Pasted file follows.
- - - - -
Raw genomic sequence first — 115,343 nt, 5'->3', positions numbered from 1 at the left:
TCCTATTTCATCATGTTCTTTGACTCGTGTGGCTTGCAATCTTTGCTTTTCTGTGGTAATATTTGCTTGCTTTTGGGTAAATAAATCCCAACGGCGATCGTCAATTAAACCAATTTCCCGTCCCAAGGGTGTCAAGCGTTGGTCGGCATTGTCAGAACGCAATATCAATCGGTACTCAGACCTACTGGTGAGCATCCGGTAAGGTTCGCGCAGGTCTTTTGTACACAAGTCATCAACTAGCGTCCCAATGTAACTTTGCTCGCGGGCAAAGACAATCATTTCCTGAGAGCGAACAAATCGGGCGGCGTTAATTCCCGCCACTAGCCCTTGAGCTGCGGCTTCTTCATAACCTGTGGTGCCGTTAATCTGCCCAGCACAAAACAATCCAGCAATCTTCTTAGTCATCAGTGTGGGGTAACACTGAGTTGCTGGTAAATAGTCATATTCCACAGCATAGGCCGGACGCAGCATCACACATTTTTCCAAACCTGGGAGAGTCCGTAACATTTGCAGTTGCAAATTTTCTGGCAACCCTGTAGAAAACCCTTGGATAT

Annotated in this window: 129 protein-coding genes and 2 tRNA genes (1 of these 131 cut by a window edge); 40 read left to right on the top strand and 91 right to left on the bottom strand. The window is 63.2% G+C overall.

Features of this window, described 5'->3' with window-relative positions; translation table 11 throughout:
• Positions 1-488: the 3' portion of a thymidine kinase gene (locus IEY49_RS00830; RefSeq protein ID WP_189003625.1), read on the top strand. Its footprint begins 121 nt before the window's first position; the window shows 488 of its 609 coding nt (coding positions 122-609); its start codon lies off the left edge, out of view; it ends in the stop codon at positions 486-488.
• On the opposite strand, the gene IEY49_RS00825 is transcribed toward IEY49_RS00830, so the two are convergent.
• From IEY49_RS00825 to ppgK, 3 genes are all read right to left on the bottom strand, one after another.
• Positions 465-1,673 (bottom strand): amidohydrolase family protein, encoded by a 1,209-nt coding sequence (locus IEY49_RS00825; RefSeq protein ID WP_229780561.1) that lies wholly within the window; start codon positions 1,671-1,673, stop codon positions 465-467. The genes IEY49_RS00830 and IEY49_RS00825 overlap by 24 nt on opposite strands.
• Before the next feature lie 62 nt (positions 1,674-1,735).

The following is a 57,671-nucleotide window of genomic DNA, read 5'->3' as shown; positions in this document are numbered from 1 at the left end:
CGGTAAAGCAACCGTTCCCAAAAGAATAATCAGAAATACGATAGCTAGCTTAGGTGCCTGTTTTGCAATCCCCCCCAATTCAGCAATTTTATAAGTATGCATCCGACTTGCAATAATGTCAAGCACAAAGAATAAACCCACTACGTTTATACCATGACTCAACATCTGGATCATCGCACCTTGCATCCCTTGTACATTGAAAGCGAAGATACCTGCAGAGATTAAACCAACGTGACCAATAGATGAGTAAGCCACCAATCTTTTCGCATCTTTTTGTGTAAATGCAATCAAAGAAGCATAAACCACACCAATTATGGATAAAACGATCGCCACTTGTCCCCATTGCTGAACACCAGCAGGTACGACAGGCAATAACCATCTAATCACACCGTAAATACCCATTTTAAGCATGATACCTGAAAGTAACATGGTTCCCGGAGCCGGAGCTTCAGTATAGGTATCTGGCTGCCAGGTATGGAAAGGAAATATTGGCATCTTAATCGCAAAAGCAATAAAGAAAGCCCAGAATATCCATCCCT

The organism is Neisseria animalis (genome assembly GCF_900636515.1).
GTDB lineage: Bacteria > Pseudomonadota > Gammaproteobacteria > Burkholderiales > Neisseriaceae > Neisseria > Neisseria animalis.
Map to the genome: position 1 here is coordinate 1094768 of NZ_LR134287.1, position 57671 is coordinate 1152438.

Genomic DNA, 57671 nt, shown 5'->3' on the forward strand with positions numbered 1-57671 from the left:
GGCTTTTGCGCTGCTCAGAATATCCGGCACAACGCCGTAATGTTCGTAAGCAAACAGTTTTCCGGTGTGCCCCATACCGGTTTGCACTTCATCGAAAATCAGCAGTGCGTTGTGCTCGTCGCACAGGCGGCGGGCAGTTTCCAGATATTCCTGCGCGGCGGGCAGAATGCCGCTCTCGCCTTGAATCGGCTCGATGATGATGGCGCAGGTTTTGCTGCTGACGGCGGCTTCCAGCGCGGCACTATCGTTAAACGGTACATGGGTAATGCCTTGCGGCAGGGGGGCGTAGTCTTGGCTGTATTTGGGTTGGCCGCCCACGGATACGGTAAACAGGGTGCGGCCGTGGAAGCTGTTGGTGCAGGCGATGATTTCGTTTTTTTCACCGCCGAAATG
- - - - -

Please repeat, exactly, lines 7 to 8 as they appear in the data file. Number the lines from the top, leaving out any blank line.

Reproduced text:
• From IEY49_RS00825 to ppgK, 3 genes are all read right to left on the bottom strand, one after another.
• Positions 465-1,673 (bottom strand): amidohydrolase family protein, encoded by a 1,209-nt coding sequence (locus IEY49_RS00825; RefSeq protein ID WP_229780561.1) that lies wholly within the window; start codon positions 1,671-1,673, stop codon positions 465-467. The genes IEY49_RS00830 and IEY49_RS00825 overlap by 24 nt on opposite strands.